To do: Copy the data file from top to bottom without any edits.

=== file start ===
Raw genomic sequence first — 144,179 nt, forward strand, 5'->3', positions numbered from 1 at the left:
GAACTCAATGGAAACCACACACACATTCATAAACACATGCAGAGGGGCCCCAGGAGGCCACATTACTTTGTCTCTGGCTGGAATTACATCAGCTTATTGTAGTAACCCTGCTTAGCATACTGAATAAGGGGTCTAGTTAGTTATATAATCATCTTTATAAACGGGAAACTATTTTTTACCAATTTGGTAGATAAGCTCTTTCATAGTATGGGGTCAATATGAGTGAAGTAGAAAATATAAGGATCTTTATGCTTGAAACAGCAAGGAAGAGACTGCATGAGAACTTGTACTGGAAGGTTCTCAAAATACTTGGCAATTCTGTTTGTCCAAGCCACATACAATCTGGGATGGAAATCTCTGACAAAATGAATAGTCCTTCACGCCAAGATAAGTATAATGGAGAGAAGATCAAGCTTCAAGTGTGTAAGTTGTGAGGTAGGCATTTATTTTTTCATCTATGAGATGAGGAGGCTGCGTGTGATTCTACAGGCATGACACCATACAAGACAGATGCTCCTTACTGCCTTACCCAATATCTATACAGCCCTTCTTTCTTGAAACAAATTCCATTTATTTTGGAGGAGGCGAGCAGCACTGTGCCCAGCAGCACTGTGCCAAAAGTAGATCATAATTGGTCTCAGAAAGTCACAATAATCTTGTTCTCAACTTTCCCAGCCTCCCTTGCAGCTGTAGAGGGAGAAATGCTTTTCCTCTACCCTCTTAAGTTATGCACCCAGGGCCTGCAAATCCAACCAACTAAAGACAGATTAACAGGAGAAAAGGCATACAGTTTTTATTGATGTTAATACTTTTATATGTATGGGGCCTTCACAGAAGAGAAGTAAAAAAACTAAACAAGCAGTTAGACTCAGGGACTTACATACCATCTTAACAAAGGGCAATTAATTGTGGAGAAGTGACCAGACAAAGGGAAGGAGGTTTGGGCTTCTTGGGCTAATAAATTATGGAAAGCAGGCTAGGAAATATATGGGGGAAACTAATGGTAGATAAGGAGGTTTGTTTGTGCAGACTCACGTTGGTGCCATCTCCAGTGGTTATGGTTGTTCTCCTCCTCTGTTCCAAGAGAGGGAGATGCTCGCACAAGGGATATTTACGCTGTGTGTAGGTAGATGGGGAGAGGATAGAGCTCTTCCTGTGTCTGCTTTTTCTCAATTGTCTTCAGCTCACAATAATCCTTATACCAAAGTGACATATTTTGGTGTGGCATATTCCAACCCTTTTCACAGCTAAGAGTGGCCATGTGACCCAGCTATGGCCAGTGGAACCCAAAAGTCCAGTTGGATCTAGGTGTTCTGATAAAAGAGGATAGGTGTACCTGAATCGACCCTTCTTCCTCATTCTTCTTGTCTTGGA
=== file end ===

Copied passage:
Raw genomic sequence first — 144,179 nt, forward strand, 5'->3', positions numbered from 1 at the left:
GAACTCAATGGAAACCACACACACATTCATAAACACATGCAGAGGGGCCCCAGGAGGCCACATTACTTTGTCTCTGGCTGGAATTACATCAGCTTATTGTAGTAACCCTGCTTAGCATACTGAATAAGGGGTCTAGTTAGTTATATAATCATCTTTATAAACGGGAAACTATTTTTTACCAATTTGGTAGATAAGCTCTTTCATAGTATGGGGTCAATATGAGTGAAGTAGAAAATATAAGGATCTTTATGCTTGAAACAGCAAGGAAGAGACTGCATGAGAACTTGTACTGGAAGGTTCTCAAAATACTTGGCAATTCTGTTTGTCCAAGCCACATACAATCTGGGATGGAAATCTCTGACAAAATGAATAGTCCTTCACGCCAAGATAAGTATAATGGAGAGAAGATCAAGCTTCAAGTGTGTAAGTTGTGAGGTAGGCATTTATTTTTTCATCTATGAGATGAGGAGGCTGCGTGTGATTCTACAGGCATGACACCATACAAGACAGATGCTCCTTACTGCCTTACCCAATATCTATACAGCCCTTCTTTCTTGAAACAAATTCCATTTATTTTGGAGGAGGCGAGCAGCACTGTGCCCAGCAGCACTGTGCCAAAAGTAGATCATAATTGGTCTCAGAAAGTCACAATAATCTTGTTCTCAACTTTCCCAGCCTCCCTTGCAGCTGTAGAGGGAGAAATGCTTTTCCTCTACCCTCTTAAGTTATGCACCCAGGGCCTGCAAATCCAACCAACTAAAGACAGATTAACAGGAGAAAAGGCATACAGTTTTTATTGATGTTAATACTTTTATATGTATGGGGCCTTCACAGAAGAGAAGTAAAAAAACTAAACAAGCAGTTAGACTCAGGGACTTACATACCATCTTAACAAAGGGCAATTAATTGTGGAGAAGTGACCAGACAAAGGGAAGGAGGTTTGGGCTTCTTGGGCTAATAAATTATGGAAAGCAGGCTAGGAAATATATGGGGGAAACTAATGGTAGATAAGGAGGTTTGTTTGTGCAGACTCACGTTGGTGCCATCTCCAGTGGTTATGGTTGTTCTCCTCCTCTGTTCCAAGAGAGGGAGATGCTCGCACAAGGGATATTTACGCTGTGTGTAGGTAGATGGGGAGAGGATAGAGCTCTTCCTGTGTCTGCTTTTTCTCAATTGTCTTCAGCTCACAATAATCCTTATACCAAAGTGACATATTTTGGTGTGGCATATTCCAACCCTTTTCACAGCTAAGAGTGGCCATGTGACCCAGCTATGGCCAGTGGAACCCAAAAGTCCAGTTGGATCTAGGTGTTCTGATAAAAGAGGATAGGTGTACCTGAATCGACCCTTCTTCCTCATTCTTCTTGTCTTGGA